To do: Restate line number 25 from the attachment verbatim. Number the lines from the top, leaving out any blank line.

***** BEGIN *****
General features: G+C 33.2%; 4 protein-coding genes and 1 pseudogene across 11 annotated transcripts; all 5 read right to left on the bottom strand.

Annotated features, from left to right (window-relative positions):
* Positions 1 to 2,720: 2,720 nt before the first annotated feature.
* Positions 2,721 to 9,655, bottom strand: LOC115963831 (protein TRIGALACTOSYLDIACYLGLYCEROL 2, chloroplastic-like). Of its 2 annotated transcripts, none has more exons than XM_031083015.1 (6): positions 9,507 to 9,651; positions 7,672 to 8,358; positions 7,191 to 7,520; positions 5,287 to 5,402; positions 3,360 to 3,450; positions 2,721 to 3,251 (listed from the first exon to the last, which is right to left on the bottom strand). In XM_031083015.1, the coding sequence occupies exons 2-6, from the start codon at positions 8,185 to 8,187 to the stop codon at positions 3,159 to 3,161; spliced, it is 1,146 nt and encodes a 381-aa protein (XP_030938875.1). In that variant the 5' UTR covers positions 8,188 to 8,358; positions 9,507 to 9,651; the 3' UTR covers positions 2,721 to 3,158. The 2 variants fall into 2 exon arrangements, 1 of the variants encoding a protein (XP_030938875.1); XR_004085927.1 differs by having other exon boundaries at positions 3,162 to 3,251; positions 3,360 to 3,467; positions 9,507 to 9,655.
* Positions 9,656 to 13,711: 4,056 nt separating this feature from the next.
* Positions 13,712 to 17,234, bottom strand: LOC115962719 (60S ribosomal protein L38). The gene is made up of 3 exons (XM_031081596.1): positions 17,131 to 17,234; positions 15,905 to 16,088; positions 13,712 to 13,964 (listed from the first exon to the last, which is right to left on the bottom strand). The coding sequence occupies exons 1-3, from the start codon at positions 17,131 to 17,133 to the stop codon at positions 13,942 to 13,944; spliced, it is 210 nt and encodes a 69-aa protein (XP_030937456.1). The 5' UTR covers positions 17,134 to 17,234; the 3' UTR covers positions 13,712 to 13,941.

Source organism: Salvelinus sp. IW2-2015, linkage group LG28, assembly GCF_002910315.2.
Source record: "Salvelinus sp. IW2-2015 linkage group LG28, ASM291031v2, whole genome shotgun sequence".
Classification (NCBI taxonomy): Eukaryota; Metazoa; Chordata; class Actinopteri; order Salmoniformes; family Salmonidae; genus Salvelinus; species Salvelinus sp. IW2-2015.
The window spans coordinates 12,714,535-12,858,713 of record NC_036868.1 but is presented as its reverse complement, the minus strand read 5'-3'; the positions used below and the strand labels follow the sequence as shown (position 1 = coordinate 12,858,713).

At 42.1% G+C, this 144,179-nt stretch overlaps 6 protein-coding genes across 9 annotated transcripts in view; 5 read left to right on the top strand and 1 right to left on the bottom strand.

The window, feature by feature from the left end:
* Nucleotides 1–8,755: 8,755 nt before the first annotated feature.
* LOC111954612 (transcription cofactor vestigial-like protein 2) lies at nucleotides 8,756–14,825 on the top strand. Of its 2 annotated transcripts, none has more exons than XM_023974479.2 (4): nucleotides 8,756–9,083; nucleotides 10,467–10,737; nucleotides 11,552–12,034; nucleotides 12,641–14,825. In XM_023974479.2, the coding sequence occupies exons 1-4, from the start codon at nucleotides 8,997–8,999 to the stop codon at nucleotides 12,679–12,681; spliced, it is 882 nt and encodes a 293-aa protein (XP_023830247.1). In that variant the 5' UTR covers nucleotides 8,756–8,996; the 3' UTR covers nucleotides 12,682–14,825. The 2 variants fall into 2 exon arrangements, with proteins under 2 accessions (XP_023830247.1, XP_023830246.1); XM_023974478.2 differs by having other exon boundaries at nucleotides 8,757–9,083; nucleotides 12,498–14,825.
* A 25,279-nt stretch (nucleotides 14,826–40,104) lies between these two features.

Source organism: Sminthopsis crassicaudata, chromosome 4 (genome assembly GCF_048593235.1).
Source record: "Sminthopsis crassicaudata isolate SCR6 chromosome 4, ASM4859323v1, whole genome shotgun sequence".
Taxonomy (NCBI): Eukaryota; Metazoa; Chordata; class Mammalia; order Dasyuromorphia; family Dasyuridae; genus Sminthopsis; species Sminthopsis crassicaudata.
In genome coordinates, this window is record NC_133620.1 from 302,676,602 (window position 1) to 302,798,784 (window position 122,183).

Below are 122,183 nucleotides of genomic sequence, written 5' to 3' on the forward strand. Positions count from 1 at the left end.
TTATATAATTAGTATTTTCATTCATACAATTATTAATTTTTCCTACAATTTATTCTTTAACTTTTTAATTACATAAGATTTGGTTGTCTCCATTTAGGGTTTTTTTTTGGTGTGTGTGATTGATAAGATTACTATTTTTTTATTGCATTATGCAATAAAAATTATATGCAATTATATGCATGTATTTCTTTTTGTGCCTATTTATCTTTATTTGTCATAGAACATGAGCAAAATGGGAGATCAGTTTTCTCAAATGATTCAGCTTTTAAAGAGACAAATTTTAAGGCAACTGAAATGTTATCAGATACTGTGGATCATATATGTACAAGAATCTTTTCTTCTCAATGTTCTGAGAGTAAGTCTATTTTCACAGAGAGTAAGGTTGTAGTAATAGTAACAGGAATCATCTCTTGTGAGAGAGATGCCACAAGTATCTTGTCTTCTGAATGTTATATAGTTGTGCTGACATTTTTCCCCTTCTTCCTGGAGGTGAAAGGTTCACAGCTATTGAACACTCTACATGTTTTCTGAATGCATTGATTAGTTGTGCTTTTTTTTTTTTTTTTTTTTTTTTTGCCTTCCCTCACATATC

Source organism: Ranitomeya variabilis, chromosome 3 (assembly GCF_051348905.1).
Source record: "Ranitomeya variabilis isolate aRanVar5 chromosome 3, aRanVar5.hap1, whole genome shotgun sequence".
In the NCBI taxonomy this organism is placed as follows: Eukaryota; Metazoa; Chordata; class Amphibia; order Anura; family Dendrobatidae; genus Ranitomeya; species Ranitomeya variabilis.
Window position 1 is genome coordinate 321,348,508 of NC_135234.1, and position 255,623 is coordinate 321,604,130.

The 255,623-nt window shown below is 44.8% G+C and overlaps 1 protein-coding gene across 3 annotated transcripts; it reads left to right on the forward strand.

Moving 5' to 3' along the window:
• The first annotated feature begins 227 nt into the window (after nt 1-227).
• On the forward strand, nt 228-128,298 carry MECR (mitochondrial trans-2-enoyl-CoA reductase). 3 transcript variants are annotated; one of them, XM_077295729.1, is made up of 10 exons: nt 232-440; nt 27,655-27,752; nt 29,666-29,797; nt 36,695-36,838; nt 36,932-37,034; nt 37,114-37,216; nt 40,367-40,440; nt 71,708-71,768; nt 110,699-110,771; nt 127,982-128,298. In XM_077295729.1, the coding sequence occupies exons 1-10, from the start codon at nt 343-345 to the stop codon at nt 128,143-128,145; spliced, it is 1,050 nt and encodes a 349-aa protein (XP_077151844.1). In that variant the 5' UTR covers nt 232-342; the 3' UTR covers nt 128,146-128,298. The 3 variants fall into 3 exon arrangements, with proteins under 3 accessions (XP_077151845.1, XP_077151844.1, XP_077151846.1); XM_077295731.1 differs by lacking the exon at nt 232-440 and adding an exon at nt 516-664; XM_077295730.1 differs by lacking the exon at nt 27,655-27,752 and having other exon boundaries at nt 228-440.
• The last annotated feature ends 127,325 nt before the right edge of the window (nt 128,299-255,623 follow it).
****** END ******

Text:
Window position 1 is genome coordinate 321,348,508 of NC_135234.1, and position 255,623 is coordinate 321,604,130.